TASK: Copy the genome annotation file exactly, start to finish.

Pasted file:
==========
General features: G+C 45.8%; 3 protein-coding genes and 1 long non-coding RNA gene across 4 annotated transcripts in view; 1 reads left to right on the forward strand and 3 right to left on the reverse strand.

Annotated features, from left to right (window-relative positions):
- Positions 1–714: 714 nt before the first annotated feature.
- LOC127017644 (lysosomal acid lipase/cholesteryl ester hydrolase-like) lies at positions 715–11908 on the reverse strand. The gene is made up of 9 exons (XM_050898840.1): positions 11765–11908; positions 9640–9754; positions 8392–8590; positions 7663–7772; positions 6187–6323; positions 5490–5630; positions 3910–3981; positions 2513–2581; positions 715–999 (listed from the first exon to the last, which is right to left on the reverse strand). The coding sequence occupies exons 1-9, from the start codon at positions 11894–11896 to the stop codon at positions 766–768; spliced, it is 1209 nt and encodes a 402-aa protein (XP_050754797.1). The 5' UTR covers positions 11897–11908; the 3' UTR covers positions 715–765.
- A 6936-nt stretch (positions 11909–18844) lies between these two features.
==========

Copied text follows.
General features: G+C 45.8%; 3 protein-coding genes and 1 long non-coding RNA gene across 4 annotated transcripts in view; 1 reads left to right on the forward strand and 3 right to left on the reverse strand.

Annotated features, from left to right (window-relative positions):
- Positions 1–714: 714 nt before the first annotated feature.
- LOC127017644 (lysosomal acid lipase/cholesteryl ester hydrolase-like) lies at positions 715–11908 on the reverse strand. The gene is made up of 9 exons (XM_050898840.1): positions 11765–11908; positions 9640–9754; positions 8392–8590; positions 7663–7772; positions 6187–6323; positions 5490–5630; positions 3910–3981; positions 2513–2581; positions 715–999 (listed from the first exon to the last, which is right to left on the reverse strand). The coding sequence occupies exons 1-9, from the start codon at positions 11894–11896 to the stop codon at positions 766–768; spliced, it is 1209 nt and encodes a 402-aa protein (XP_050754797.1). The 5' UTR covers positions 11897–11908; the 3' UTR covers positions 715–765.
- A 6936-nt stretch (positions 11909–18844) lies between these two features.